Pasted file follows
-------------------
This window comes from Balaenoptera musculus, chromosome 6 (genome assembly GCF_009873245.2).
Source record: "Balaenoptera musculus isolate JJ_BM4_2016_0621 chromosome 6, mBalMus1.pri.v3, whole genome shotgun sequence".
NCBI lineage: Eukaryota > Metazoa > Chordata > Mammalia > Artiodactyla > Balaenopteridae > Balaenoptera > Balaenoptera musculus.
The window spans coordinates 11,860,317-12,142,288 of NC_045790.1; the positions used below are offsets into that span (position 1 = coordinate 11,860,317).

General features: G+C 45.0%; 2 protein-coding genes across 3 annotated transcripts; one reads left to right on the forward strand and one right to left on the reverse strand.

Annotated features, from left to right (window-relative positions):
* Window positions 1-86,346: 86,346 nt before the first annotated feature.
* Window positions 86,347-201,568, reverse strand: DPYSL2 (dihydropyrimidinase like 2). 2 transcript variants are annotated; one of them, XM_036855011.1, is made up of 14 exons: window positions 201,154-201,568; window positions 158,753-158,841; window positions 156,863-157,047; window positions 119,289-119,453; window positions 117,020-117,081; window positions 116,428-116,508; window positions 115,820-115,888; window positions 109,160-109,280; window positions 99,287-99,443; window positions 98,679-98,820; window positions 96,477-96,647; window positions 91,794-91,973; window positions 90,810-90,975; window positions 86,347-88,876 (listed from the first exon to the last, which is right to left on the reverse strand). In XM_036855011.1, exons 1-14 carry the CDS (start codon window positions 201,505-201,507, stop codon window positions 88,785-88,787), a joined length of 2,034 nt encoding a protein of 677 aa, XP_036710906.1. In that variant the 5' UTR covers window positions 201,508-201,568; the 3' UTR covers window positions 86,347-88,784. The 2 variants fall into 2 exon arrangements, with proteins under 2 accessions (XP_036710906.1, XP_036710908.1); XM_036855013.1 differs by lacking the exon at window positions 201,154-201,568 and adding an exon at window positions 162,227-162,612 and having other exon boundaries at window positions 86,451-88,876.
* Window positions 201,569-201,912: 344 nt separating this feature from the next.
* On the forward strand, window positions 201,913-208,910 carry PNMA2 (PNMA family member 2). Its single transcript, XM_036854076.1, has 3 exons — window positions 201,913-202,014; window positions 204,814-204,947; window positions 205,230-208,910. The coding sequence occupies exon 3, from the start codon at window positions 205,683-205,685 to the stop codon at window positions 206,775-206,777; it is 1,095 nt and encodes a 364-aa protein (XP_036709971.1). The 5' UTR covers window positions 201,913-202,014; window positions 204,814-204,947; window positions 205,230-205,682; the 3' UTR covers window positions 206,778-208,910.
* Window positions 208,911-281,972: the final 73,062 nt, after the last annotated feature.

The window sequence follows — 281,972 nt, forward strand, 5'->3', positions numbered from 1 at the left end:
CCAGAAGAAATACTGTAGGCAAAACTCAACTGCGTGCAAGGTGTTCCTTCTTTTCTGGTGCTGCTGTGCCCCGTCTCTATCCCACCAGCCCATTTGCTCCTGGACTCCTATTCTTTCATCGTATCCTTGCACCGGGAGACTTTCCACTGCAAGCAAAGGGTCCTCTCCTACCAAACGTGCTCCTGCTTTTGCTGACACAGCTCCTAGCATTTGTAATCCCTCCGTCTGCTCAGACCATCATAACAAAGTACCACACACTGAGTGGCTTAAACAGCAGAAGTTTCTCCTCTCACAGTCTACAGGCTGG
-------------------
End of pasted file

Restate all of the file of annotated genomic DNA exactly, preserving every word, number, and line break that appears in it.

This window comes from Balaenoptera musculus, chromosome 6 (genome assembly GCF_009873245.2).
Source record: "Balaenoptera musculus isolate JJ_BM4_2016_0621 chromosome 6, mBalMus1.pri.v3, whole genome shotgun sequence".
NCBI lineage: Eukaryota > Metazoa > Chordata > Mammalia > Artiodactyla > Balaenopteridae > Balaenoptera > Balaenoptera musculus.
The window spans coordinates 11,860,317-12,142,288 of NC_045790.1; the positions used below are offsets into that span (position 1 = coordinate 11,860,317).

General features: G+C 45.0%; 2 protein-coding genes across 3 annotated transcripts; one reads left to right on the forward strand and one right to left on the reverse strand.

Annotated features, from left to right (window-relative positions):
* Window positions 1-86,346: 86,346 nt before the first annotated feature.
* Window positions 86,347-201,568, reverse strand: DPYSL2 (dihydropyrimidinase like 2). 2 transcript variants are annotated; one of them, XM_036855011.1, is made up of 14 exons: window positions 201,154-201,568; window positions 158,753-158,841; window positions 156,863-157,047; window positions 119,289-119,453; window positions 117,020-117,081; window positions 116,428-116,508; window positions 115,820-115,888; window positions 109,160-109,280; window positions 99,287-99,443; window positions 98,679-98,820; window positions 96,477-96,647; window positions 91,794-91,973; window positions 90,810-90,975; window positions 86,347-88,876 (listed from the first exon to the last, which is right to left on the reverse strand). In XM_036855011.1, exons 1-14 carry the CDS (start codon window positions 201,505-201,507, stop codon window positions 88,785-88,787), a joined length of 2,034 nt encoding a protein of 677 aa, XP_036710906.1. In that variant the 5' UTR covers window positions 201,508-201,568; the 3' UTR covers window positions 86,347-88,784. The 2 variants fall into 2 exon arrangements, with proteins under 2 accessions (XP_036710906.1, XP_036710908.1); XM_036855013.1 differs by lacking the exon at window positions 201,154-201,568 and adding an exon at window positions 162,227-162,612 and having other exon boundaries at window positions 86,451-88,876.
* Window positions 201,569-201,912: 344 nt separating this feature from the next.
* On the forward strand, window positions 201,913-208,910 carry PNMA2 (PNMA family member 2). Its single transcript, XM_036854076.1, has 3 exons — window positions 201,913-202,014; window positions 204,814-204,947; window positions 205,230-208,910. The coding sequence occupies exon 3, from the start codon at window positions 205,683-205,685 to the stop codon at window positions 206,775-206,777; it is 1,095 nt and encodes a 364-aa protein (XP_036709971.1). The 5' UTR covers window positions 201,913-202,014; window positions 204,814-204,947; window positions 205,230-205,682; the 3' UTR covers window positions 206,778-208,910.
* Window positions 208,911-281,972: the final 73,062 nt, after the last annotated feature.

The window sequence follows — 281,972 nt, forward strand, 5'->3', positions numbered from 1 at the left end:
CCAGAAGAAATACTGTAGGCAAAACTCAACTGCGTGCAAGGTGTTCCTTCTTTTCTGGTGCTGCTGTGCCCCGTCTCTATCCCACCAGCCCATTTGCTCCTGGACTCCTATTCTTTCATCGTATCCTTGCACCGGGAGACTTTCCACTGCAAGCAAAGGGTCCTCTCCTACCAAACGTGCTCCTGCTTTTGCTGACACAGCTCCTAGCATTTGTAATCCCTCCGTCTGCTCAGACCATCATAACAAAGTACCACACACTGAGTGGCTTAAACAGCAGAAGTTTCTCCTCTCACAGTCTACAGGCTGG